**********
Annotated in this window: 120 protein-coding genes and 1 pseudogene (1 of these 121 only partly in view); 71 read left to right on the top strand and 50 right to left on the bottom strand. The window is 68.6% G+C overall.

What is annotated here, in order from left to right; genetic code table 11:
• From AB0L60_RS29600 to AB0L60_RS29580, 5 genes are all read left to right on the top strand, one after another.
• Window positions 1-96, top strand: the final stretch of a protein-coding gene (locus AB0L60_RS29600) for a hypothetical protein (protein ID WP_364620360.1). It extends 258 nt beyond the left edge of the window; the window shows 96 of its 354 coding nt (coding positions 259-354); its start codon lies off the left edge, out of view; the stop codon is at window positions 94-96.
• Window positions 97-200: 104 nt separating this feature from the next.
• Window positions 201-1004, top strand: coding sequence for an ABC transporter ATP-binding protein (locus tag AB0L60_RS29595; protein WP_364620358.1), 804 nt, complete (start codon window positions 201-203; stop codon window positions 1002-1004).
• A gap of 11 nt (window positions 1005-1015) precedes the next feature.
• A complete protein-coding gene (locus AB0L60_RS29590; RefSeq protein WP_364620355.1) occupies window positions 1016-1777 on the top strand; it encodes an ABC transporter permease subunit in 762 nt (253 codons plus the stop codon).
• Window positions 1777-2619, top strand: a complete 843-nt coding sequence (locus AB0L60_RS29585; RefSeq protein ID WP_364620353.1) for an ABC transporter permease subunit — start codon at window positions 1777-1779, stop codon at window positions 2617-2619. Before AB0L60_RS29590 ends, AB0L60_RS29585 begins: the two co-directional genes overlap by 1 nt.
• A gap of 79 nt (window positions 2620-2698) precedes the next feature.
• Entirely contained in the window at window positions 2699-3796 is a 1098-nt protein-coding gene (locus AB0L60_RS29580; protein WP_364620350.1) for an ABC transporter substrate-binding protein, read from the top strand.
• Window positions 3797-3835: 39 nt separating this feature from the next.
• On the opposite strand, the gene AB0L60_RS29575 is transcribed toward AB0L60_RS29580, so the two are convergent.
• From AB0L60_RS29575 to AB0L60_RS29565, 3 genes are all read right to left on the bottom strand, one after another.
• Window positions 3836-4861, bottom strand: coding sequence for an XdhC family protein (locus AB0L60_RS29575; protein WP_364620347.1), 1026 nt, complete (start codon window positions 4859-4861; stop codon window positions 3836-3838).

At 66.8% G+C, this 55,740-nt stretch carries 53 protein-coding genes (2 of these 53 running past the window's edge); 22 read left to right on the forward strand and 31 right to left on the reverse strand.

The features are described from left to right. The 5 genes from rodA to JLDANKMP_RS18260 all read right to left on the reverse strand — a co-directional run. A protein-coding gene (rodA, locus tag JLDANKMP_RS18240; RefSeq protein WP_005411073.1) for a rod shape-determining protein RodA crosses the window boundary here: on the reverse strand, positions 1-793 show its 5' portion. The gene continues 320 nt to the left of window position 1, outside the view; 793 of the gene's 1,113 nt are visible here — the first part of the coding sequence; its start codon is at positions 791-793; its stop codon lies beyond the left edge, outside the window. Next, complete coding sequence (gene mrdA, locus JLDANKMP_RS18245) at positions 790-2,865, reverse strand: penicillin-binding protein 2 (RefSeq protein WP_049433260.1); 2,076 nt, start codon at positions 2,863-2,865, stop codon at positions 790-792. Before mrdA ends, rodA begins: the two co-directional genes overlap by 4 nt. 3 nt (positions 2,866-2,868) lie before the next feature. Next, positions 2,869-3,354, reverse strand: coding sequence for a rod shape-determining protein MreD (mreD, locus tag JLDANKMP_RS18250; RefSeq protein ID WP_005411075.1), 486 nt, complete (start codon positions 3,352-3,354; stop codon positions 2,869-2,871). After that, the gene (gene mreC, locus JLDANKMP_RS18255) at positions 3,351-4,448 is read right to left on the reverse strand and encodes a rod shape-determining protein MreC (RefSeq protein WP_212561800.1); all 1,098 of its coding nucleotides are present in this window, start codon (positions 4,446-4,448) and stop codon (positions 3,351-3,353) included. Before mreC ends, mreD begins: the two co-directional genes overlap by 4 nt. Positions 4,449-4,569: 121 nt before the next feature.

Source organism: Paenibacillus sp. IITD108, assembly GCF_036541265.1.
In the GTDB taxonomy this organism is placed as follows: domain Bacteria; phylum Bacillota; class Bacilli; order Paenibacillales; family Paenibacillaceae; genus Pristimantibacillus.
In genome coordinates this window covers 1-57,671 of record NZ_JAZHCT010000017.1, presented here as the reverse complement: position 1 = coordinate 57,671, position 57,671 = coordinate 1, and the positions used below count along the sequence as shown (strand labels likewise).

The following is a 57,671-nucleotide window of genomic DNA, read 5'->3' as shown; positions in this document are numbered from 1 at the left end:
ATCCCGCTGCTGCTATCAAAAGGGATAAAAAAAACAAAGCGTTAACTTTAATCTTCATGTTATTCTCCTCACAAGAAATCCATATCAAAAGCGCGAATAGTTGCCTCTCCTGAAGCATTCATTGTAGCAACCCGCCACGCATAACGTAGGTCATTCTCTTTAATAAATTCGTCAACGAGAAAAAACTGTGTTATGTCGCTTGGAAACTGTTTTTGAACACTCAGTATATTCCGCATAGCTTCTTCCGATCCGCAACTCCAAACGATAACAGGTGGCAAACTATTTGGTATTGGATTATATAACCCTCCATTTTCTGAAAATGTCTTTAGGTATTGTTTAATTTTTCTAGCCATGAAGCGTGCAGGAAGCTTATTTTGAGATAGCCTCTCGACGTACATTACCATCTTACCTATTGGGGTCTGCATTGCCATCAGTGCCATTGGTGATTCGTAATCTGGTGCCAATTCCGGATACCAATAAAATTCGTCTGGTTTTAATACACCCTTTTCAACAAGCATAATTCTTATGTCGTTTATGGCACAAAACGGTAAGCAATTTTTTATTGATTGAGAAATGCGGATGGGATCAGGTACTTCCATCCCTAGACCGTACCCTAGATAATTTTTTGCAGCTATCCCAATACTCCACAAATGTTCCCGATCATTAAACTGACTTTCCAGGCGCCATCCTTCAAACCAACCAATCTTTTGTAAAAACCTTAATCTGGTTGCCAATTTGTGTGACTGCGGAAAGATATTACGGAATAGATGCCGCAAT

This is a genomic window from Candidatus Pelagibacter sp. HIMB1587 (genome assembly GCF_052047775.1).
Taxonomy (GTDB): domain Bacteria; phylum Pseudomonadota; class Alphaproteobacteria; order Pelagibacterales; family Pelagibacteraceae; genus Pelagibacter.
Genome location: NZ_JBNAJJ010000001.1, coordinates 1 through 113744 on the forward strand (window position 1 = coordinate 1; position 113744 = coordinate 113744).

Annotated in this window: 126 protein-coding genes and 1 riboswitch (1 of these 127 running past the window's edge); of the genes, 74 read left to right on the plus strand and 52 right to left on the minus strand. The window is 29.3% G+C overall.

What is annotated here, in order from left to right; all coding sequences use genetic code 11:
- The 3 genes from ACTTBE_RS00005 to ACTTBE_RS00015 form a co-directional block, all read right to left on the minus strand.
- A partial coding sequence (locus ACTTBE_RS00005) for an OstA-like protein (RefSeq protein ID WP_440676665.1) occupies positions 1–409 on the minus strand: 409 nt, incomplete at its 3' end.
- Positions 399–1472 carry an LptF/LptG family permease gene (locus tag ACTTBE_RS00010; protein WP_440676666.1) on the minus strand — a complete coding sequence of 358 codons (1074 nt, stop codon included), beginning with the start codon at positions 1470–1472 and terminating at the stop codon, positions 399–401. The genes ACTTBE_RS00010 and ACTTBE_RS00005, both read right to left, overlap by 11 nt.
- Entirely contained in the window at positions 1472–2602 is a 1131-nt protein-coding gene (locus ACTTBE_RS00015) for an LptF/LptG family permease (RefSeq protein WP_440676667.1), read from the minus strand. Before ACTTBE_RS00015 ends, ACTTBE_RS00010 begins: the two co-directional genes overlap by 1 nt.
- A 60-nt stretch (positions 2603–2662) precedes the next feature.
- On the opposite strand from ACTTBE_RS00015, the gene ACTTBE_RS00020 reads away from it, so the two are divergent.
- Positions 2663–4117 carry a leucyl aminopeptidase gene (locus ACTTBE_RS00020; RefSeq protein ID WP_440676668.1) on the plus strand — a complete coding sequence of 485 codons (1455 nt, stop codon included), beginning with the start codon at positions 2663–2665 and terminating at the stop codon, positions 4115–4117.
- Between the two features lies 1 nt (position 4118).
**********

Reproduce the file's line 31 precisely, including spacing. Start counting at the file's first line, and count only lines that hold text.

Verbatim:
- Entirely contained in the window at positions 1472–2602 is a 1131-nt protein-coding gene (locus ACTTBE_RS00015) for an LptF/LptG family permease (RefSeq protein WP_440676667.1), read from the minus strand. Before ACTTBE_RS00015 ends, ACTTBE_RS00010 begins: the two co-directional genes overlap by 1 nt.